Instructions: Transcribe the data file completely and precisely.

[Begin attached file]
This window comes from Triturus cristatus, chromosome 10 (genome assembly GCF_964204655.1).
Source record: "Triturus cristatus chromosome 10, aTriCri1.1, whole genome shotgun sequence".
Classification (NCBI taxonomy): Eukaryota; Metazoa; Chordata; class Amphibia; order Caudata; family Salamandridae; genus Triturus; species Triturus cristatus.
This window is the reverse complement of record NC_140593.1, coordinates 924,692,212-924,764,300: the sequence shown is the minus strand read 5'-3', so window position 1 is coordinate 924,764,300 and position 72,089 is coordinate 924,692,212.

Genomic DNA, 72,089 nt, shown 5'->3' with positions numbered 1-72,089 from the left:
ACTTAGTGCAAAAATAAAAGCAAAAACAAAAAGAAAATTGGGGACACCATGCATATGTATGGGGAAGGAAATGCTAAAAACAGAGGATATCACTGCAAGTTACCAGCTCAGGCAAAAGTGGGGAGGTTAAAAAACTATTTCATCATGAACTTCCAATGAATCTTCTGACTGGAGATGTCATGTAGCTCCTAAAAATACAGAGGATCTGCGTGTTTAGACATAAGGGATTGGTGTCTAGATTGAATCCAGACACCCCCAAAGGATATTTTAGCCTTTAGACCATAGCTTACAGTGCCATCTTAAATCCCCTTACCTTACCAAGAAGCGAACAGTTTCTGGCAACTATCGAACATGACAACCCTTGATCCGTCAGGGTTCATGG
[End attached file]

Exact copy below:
This window comes from Triturus cristatus, chromosome 10 (genome assembly GCF_964204655.1).
Source record: "Triturus cristatus chromosome 10, aTriCri1.1, whole genome shotgun sequence".
Classification (NCBI taxonomy): Eukaryota; Metazoa; Chordata; class Amphibia; order Caudata; family Salamandridae; genus Triturus; species Triturus cristatus.
This window is the reverse complement of record NC_140593.1, coordinates 924,692,212-924,764,300: the sequence shown is the minus strand read 5'-3', so window position 1 is coordinate 924,764,300 and position 72,089 is coordinate 924,692,212.

Genomic DNA, 72,089 nt, shown 5'->3' with positions numbered 1-72,089 from the left:
ACTTAGTGCAAAAATAAAAGCAAAAACAAAAAGAAAATTGGGGACACCATGCATATGTATGGGGAAGGAAATGCTAAAAACAGAGGATATCACTGCAAGTTACCAGCTCAGGCAAAAGTGGGGAGGTTAAAAAACTATTTCATCATGAACTTCCAATGAATCTTCTGACTGGAGATGTCATGTAGCTCCTAAAAATACAGAGGATCTGCGTGTTTAGACATAAGGGATTGGTGTCTAGATTGAATCCAGACACCCCCAAAGGATATTTTAGCCTTTAGACCATAGCTTACAGTGCCATCTTAAATCCCCTTACCTTACCAAGAAGCGAACAGTTTCTGGCAACTATCGAACATGACAACCCTTGATCCGTCAGGGTTCATGG